Friday, January 4, 2013
An attorney who falsely claimed he had billed over 1,800 hours in two separate years in order to receive a bonus has been suspended for twelve months by the Wisconsin Supreme Court.
The method by which the attorney (who was his law firm's treasurer) accomplished his scheme was described by the court:
After the Firm paid Attorney S. each of the bonuses, but before the Firm mailed his bills to his clients, Attorney S. reduced, or "wrote-down," certain of his billable hours for the years for which the bonuses were paid. In early 2008 Attorney S. wrote-down 29.2 hours of time from his 2007 billings without notifying the Firm. These write-downs caused Attorney S.'s 2007 billables to drop about 25 hours below the 1,800 level. In early 2009 Attorney S. wrote-down 231.9 hours from his 2008 billings, again without notifying the Firm. These write-downs caused Attorney S.'s 2008 billables to drop below 1,600 hours.
As to sanction:
We conclude that a 12-month license suspension is sufficient to advance the objectives of lawyer discipline. This is so due to the number of mitigating factors that appear in the record. Attorney S. has no previous disciplinary history. He lost his job with the Firm. He paid $60,000 to the Firm to compensate for the bonuses to which he was not entitled and for other unspecified damages claimed by the Firm. He forfeited his interest in the Firm's profit sharing plan. As explained below, these disciplinary proceedings have been costly to Attorney S. We are persuaded that, given these particular circumstances, Attorney S. understands the seriousness with which this court views his conduct, and he will not likely repeat it.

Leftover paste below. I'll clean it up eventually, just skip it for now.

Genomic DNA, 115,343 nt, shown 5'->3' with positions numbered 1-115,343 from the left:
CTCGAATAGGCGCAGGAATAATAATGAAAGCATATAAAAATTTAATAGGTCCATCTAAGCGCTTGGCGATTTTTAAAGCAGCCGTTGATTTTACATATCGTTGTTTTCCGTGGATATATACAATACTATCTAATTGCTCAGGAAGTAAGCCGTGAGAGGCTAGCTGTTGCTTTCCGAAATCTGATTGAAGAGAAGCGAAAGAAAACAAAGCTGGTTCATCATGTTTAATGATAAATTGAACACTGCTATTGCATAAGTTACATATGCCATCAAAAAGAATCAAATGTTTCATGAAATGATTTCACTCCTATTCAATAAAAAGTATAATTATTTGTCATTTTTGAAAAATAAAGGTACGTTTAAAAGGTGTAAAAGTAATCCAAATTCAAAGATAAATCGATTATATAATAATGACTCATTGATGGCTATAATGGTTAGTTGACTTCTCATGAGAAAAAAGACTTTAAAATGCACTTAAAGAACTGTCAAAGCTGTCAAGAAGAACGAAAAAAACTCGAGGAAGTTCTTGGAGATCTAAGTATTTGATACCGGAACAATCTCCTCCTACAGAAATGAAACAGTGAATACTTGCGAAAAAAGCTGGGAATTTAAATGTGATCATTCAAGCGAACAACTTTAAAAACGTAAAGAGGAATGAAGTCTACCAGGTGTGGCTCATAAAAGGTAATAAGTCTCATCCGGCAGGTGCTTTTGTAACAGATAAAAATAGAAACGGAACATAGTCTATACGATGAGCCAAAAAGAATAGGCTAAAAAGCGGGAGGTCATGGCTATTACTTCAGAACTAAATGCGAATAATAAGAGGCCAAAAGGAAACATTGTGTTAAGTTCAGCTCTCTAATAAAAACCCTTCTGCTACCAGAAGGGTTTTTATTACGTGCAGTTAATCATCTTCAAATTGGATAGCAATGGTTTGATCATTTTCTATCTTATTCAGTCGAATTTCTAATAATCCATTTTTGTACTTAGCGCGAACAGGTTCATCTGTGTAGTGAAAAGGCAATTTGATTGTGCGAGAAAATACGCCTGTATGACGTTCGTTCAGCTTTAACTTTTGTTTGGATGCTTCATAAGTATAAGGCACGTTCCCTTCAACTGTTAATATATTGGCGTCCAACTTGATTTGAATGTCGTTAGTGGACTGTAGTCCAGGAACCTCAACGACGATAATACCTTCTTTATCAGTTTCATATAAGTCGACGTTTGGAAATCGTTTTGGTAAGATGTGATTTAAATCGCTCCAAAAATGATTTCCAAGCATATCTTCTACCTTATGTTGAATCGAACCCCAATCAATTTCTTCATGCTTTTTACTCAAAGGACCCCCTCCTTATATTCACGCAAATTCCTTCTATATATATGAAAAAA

Chief Justice Abrahamson would impose the 18-month suspension propoped by the referee. (Mike Frisch)